Werewolves Within

Release: Friday, July 2, 2021

👀 Theater

Written by: Mishna Wolff

Directed by: Josh Ruben

Starring: Sam Richardson; Milana Vayntrub; Wayne Duvall; Rebecca Henderson

 

 

***/*****

A little niceness goes a long way in Werewolves Within, a new horror-comedy from director Josh Ruben and writer Mishna Wolff. That’s a very welcomed message right now, though not one I was expecting to take away from a werewolf-themed horror-comedy.

Werewolves Within is an oddball film with a big heart that mixes horror and comedy elements together pretty well, if not always smoothly. I’d say the mix is more like 60/40, in favor of the laughter. The story it tells is actually an adaption of a 2016 virtual reality game that requires participants to piece together clues to figure out who among them (i.e. the crazy townsfolk) is the literal wolf in human clothing. On screen the concept comes to life as an Agatha Christie murder mystery to be solved by the underdog squad of Parks & Rec, with maybe some assistance from the Trailer Park Boys. As such, the movie isn’t as interested in the werewolves (sorry, lycanthropes) and their mythology as it is in the human residents and the baggage they carry.

Set in the fictional Vermont village of Beaverfield, Werewolves Within follows friendly forest ranger Finn Wheeler (Sam Richardson — The Tomorrow War; VEEP) as he digs into the mystery surrounding some strange goings-on around the sleepy community. Having left his previous post behind due to some mishap, Finn appears on the scene as a nice guy who may be out of his depth but genuinely wants to help. However he’ll need some himself if he wants to get to the bottom of what’s going on in this cold and isolated place, with dead bodies turning up under porches and inexplicable damage done to town property.

The movie kicks off spiritedly as he meets his first friend in the local mail delivery person Cecily (Milana Vayntrub, a.k.a. AT&T’s spokesperson Lily). She happily agrees to show him (us) the town and its interesting assortment of characters. The ensuing cavalcade is pretty in-your-face weird: Trisha (Michaela Watkins) wants you to like her bar soap sculptures as much as she does while her hubby Pete (Michael Chernus) has a side hustle in being a creep. A block later or something town mechanics Gwen (Sarah Burns — Barry; I Love You, Man) and Marcus (George Basil) are having a very public, very verbally graphic spat, and soon after that we’re intruding upon Devon (Cheyenne Jackson) and his husband Joaquim (Harvey Guillén — What We Do in the Shadows – TV; The Internship) as they get their yoga on in their private studio.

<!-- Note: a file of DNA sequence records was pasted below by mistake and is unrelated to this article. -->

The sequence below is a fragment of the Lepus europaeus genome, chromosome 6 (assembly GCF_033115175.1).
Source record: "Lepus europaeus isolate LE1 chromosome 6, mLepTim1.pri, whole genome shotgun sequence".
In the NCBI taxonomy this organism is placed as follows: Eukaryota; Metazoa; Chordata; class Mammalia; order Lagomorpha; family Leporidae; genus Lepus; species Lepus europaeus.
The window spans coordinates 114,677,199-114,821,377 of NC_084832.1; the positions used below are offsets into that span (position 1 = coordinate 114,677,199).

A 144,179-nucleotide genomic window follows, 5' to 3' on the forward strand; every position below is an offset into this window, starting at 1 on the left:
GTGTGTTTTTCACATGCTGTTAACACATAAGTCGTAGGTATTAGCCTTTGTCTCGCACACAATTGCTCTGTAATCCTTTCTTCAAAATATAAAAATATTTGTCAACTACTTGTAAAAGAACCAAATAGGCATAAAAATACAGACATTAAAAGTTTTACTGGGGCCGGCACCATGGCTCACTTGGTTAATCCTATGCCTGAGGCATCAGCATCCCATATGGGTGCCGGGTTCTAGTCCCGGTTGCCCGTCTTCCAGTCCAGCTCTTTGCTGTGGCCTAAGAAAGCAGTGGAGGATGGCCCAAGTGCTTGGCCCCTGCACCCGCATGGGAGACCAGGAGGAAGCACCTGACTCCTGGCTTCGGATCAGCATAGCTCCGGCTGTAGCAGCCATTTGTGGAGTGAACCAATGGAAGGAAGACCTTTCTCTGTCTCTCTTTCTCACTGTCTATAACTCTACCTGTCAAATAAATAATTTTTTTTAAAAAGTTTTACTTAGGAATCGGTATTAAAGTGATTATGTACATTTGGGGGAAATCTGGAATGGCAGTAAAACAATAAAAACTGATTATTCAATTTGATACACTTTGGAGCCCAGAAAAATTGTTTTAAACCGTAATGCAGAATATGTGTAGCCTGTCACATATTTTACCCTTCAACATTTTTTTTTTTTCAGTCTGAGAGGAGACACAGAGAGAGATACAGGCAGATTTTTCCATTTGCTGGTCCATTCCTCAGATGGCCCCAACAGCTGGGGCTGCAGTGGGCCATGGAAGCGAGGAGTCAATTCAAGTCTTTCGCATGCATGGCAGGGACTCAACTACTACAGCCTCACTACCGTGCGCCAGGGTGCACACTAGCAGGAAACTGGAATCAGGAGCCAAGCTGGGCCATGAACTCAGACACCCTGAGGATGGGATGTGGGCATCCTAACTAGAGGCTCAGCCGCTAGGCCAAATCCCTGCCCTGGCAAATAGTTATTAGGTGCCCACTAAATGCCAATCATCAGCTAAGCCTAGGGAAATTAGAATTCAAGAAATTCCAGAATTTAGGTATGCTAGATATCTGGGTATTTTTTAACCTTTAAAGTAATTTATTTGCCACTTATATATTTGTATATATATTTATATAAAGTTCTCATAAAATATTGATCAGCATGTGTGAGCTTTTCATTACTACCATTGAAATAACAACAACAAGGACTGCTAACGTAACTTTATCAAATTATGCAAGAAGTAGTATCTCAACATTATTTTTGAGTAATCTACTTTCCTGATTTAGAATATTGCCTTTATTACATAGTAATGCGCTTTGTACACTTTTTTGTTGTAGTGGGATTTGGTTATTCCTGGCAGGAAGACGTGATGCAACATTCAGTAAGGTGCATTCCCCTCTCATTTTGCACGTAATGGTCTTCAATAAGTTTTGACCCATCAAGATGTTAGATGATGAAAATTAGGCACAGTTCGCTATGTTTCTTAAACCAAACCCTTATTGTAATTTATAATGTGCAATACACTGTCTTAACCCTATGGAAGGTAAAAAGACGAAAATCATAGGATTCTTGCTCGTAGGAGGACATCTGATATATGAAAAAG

Subtlety is not this movie’s strong suit. I fully admit I may be susceptible to some serious post-COVID cynicism — it’s going to happen with many a movie going forward, I’m sure — but let’s not forget how opportunistic Hollywood writers can be, either. The pandemic is the mother of all elephants in the room, and so it becomes difficult not to associate the supernatural threat and the panic and speculation it causes — “It’s a possum!” — with certain real-world traumas. Or the finger-pointing and spear-chucking of opinions as everyone huddles together at the Beaverfield Inn after a power outage as a simulation of the grenade-pin tension of our locked-down lives. Of course, not everything is symbolic but a lot of it feels that way.

We quickly learn that everyone in town has been on edge even before Finn arrived, not because of some clawed beast but due to a proposed oil pipeline that Sam Parker (Wayne Duvall), a big man with big pockets (and big guns) wants to run through the area. The development could bring the town much needed revenue, but it would also intrude upon national park land. His presence particularly bothers Dr. Ellis (Rebecca Henderson), an environmentalist who lacks people skills in the extreme and has this knack for appearing out of nowhere. Their ideological differences form the destabilizing base upon which this fun but familiar whodunnit builds off of, with red herrings, red stains and rednecks all playing a part in the misdirection.

Fortunately, and I reiterate that this is technically an adaptation of a game, none of the Real World stuff is brought to bear in a particularly confrontational way. Werewolves Within is, for the most part, a laidback, low-stakes movie that is more interested in being silly than serious. This underdog tale may not make you howl with laughter or wince in horror but its entertainment value is surprisingly solid and positive, its characters deliciously unhinged. Less a battle of good and evil as it is one between kindness and mean-spiritedness.

Moral of the Story: A whodunnit that goes through some growing pains to become a great deal of fun thanks to its OTT, zany characters. Plot-wise you’ve seen it before but there’s a surprising message of unity and compassion that I just was not expecting.

Rated: R

Running Time: 97 mins.

Quoted: “Well . . . the roads are effed and there’s something wrong with the generator.”

Peep the Official Trailer from IFC Films here!